The Denver Nuggets must blow things up while they still can. Otherwise, franchise cornerstone Nikola Jokic’s MVP-caliber season will go to waste. The nimble big man, who is averaging 26.6 points per game, 11.1 rebounds, and 8.5 assists, trails frontrunners Joel Embiid and LeBron James, and is being held back by the Nuggets’ 16-14 record (7th in the Western Conference). Granted, Jokic will likely replicate this stellar play in the seasons ahead; but in today’s NBA, teams need to surround their franchise superstar with a roster built to win it all — and not give that player a reason to request a trade, like James Harden did earlier this season.

After reaching last season’s Western Conference Finals, hopes were high that the Nuggets will take an even bigger leap this year. And while Jokic has stepped up as one of the game’s best players, and Jamal Murray (20.9 points, 47.7 FG%) continues a strong scoring streak, the Nuggets haven’t quite played up to preseason expectations. With their current record, the Nuggets are a losing streak away from falling out of the top 8, and are consequently projected by Bwin as a long shot to win the NBA championship — well behind Western Conference rivals the Los Angeles Lakers, Los Angeles Clippers, and Utah Jazz, and Eastern Conference powerhouses the Brooklyn Nets, Milwaukee Bucks, and Philadelphia 76ers.

Such struggles are to be expected. The Nuggets are woefully thin on contributors outside Jokic and Murray after trading away Malik Beasley and Juancho Hernangomez in February 2020 and losing Jerami Grant, Mason Plumlee, and Torrey Craig to free agency in the offseason. Making things worse, the players expected to step up the most this season — Gary Harris Jr. and Michael Porter Jr. — haven’t done so. Harris, who is being paid like a superstar is producing like a role player, posting per-game averages of 9.7 points, 2.5 rebounds, 1.7 assists on just a 32% shooting from the trey-land.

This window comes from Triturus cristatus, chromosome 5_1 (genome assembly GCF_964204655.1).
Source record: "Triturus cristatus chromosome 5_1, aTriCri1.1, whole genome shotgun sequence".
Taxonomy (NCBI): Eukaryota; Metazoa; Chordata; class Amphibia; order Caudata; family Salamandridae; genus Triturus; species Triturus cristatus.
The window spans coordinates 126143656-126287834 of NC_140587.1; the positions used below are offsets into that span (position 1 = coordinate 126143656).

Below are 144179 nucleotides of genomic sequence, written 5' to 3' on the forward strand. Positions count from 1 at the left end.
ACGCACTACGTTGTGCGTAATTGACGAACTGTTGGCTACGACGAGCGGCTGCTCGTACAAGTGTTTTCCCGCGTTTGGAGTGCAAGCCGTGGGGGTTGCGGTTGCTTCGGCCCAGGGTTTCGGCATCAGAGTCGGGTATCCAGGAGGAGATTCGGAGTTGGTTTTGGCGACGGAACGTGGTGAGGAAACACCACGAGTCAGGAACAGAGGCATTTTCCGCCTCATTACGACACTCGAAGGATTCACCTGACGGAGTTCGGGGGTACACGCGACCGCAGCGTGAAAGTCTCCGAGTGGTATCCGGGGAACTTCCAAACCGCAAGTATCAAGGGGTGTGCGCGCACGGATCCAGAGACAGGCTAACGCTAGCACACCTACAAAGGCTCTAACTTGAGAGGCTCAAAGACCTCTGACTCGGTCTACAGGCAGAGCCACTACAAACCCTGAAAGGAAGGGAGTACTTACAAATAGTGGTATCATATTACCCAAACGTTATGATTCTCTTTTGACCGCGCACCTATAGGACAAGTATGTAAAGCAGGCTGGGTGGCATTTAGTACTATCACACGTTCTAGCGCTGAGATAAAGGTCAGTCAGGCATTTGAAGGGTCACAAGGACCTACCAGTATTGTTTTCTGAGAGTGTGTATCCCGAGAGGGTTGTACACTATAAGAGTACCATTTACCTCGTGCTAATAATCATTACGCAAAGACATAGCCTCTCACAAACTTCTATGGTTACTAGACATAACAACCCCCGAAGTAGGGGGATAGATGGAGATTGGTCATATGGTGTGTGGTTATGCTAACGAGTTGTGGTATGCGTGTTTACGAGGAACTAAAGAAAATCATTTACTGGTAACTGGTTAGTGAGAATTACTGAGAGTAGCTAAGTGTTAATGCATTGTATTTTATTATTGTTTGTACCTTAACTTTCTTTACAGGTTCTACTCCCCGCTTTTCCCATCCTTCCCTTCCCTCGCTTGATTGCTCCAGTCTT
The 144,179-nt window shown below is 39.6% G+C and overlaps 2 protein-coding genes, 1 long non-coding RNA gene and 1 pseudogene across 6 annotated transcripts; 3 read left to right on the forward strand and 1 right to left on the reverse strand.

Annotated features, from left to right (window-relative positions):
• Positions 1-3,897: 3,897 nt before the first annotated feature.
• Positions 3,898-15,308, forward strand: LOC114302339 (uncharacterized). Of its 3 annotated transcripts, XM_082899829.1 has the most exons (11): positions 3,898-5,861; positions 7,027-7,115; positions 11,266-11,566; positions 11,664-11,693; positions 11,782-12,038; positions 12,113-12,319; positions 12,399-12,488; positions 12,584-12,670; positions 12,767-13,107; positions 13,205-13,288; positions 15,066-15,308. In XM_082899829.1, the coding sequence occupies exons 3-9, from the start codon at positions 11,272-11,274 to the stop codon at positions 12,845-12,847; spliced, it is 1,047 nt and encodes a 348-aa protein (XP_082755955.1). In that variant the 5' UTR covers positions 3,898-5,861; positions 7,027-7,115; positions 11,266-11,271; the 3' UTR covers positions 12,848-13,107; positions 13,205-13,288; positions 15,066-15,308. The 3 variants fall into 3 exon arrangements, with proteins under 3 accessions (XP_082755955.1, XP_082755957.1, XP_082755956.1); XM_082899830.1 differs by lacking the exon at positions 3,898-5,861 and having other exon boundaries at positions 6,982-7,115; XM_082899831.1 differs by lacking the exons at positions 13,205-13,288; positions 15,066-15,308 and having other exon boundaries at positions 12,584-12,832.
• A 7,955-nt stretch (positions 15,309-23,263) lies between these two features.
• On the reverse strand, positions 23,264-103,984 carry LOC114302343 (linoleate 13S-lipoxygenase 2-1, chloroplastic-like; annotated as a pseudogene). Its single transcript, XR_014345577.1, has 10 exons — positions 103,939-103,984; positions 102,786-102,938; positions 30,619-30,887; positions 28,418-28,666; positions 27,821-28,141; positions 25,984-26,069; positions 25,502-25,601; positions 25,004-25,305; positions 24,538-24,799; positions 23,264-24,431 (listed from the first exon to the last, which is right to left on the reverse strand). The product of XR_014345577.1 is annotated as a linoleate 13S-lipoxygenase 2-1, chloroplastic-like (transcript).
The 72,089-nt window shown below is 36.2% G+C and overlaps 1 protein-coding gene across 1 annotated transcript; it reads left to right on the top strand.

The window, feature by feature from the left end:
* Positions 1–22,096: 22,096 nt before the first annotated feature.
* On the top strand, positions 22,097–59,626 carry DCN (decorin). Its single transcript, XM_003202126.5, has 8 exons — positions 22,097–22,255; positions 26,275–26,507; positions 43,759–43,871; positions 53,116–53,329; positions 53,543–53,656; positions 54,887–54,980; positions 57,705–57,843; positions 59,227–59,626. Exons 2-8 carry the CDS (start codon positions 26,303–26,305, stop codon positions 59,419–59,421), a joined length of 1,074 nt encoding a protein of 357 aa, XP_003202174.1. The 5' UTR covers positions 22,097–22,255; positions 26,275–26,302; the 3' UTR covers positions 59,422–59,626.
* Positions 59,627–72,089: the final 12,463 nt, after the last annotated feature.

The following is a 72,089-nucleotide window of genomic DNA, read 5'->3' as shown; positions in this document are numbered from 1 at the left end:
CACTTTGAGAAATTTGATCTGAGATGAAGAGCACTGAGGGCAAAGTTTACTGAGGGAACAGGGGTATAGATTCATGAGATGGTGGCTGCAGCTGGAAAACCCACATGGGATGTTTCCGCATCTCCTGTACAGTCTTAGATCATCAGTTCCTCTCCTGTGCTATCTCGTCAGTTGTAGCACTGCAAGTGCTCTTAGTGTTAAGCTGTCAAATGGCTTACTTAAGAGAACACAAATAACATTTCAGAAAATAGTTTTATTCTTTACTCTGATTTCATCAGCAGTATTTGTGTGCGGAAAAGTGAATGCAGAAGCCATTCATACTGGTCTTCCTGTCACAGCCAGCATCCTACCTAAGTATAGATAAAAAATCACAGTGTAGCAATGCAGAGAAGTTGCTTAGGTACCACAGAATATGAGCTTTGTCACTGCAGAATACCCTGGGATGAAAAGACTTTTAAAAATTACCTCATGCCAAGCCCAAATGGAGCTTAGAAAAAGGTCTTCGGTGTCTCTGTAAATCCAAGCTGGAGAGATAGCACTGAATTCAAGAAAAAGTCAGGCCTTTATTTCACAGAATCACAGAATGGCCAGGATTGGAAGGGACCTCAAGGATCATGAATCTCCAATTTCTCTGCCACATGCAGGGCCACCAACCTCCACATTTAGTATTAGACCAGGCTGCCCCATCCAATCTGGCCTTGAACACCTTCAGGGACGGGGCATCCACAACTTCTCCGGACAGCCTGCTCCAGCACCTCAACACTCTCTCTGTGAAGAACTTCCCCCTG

Porter Jr., has been marginally better, averaging 13.9 points, 6.0 rebounds, and 1.0 assist, though he was sidelined for an extended period due to a virus-related issue. That’s likely one of the reasons why Porter Jr., so dynamic on offense, has been anything but on defense, as he struggles to keep up with the league’s elite wings, routinely misses assignments and rotations, and often looks disinterested playing D altogether.

These Nuggets aren’t hoisting the Larry O’Brien trophy. They might not even make the playoffs! But the silver lining is that the team still has time to upgrade their roster and elevate it from middling to contending. And in an op-ed in the Denver Post, sportswriter Mark Kriszla suggests that president of basketball operations Tim Connelly make a run at Washington Wizards guard Bradley Beal. The newly minted All-Star is leading the league in scoring at 32.9 points per game and is exactly the kind of all-around playmaker the Nuggets need.

But to get that kind of superstar, the Nuggets ought to be willing to part ways with a few players, along with lots of draft capital. They can start with an offer of, say, Harris Jr., PJ Dozier, RJ Hampton, Bol Bol, and three unprotected first-round draft picks for Beal. Or should the Wizards prefer it, the Nuggets can make Porter Jr. the centerpiece of such trade and add a couple more draft choices.

Of course, the Nuggets can pivot in another direction and go after a Zach Lavine, who is having an All-Star caliber type of season himself; a Lonzo Ball, who is a steady lead guard and terrific defender; or a Victor Oladipo, who looks on his way to rediscovering his All-Star form. Whatever the case may be, the Nuggets should make a move or two between now and the March 25 trade deadline.

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